London market ahead after Donald Trump’s speech on tax reforms
The FTSE 100 Index closed up 9.31 to 7322.82.
The London market eked out marginal gains on Thursday as blue-chip firms with hefty American operations enjoyed a lift after US President Donald Trump revealed a plan for sweeping tax reforms.
The FTSE 100 Index closed up 9.31 points to 7322.82, with Irish building materials firm CRH and the equipment rentals business Ashtead Group sitting among the biggest risers as traders priced in Mr Trump’s tax overhaul.
The major revamp of the US tax code will deeply reduce levies for corporations, with a top tax rate cut from 35% to 20%, sending CRH 79p higher at 2,784p and Ashtead up 42p to 1,803p.
Dollar’s tax plan gains dissipate as investors question Trump’s ability to push through reforms... https://t.co/nf46sIRowp— Connor Campbell (@ConnorSpreadex) September 28, 2017
David Madden, market analyst at CMC Markets, said: “Both companies have large operations in the US, and if the American economy is going to potentially experience higher economic growth on the back of the pro-business tax reforms, the firms could rake in higher profits.”
Across Europe, Germany’s Dax was up 0.4% and the Cac 40 in France was 0.2% higher.
On the currency markets, the pound was 0.3% higher versus the US dollar at 1.343 amid profit taking on the greenback, while sterling was flat against the euro at 1.140.
The price of Brent crude was trailing by 0.7% at 57.22 US dollars a barrel amid concerns over tensions in the Middle East following a vote backing independence in the Kurdistan region of northern Iraq.
In UK stocks, tobacco giant Imperial Brands fell by more than 4% after it revealed that talks were under way to thrash out a rescue deal for Palmer & Harvey (P&H) to ensure the troubled wholesaler has a “sustainable future”.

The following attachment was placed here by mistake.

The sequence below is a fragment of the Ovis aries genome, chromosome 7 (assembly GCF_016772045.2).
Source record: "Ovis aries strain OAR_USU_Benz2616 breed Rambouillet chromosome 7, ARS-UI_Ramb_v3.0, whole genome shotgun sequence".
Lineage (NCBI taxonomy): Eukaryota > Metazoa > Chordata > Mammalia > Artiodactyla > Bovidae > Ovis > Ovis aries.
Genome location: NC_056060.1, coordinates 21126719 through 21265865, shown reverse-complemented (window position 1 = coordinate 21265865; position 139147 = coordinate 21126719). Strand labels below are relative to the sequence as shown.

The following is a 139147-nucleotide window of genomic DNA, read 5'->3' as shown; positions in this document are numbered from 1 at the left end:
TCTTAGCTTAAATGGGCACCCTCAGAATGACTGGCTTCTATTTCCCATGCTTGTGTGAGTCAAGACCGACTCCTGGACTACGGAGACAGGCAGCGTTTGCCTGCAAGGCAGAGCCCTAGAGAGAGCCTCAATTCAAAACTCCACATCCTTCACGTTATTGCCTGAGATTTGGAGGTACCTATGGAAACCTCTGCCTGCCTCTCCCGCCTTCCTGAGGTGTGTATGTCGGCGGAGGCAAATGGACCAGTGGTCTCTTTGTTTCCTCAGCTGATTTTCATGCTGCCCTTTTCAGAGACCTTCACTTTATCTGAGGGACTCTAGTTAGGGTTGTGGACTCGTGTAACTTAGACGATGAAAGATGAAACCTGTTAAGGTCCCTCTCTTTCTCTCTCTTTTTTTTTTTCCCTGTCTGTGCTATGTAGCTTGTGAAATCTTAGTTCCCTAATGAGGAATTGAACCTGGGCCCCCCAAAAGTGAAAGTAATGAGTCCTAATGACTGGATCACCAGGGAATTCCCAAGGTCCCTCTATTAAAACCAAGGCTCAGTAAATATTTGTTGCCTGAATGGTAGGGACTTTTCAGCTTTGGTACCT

The FTSE 100 firm is working with “other stakeholders” to come up with a plan for the 90-year-old group, which is grappling with a substantial debt burden.
P&H, the UK’s biggest supplier of cigarettes, employs around 4,000 people and provides alcohol, groceries and frozen food to 90,000 retail accounts, including Tesco supermarkets.
Imperial Brands is said to be working with Japan Tobacco International (JTI) to throw a financial lifeline to P&H so it can push through a takeover by investment firm the Carlyle Group, according to Sky News.
Shares were down 133p to 3,172p.
Thomson owner Tui was also struggling despite saying it was on track for a double-digit surge in annual profits.
The travel giant said its “primary focus” has been on supporting holidaymakers in resorts impacted by Hurricane Irma, as well as rebooking customers in alternative destinations.
Tui did not give an overall cost of the impact of Irma on its business, but a spokesman said it saw “lower double-digit” costs for cancellations, customer care and repatriation for holidaymakers across Florida, Cuba, the Dominican Republic and some smaller locations like St Martin.
But the group stuck by aims to grow annual underlying earnings by at least 10% in the year to the end of September.
Shares were down 3p to 1,262p.
The biggest risers on the FTSE 100 were CRH up 79p at 2,784p, Ferguson up 133p to 4,898p, Rolls-Royce Holdings up 22.5p to 884p, and Ashtead Group up 42p to 1,803p.
The biggest fallers on the FTSE 100 were Imperial Brands down 133p to 3,172p, easyJet down 22p to 1,201p, Carnival down 83p to 4,730p, and Burberry down 29p at 1,733p.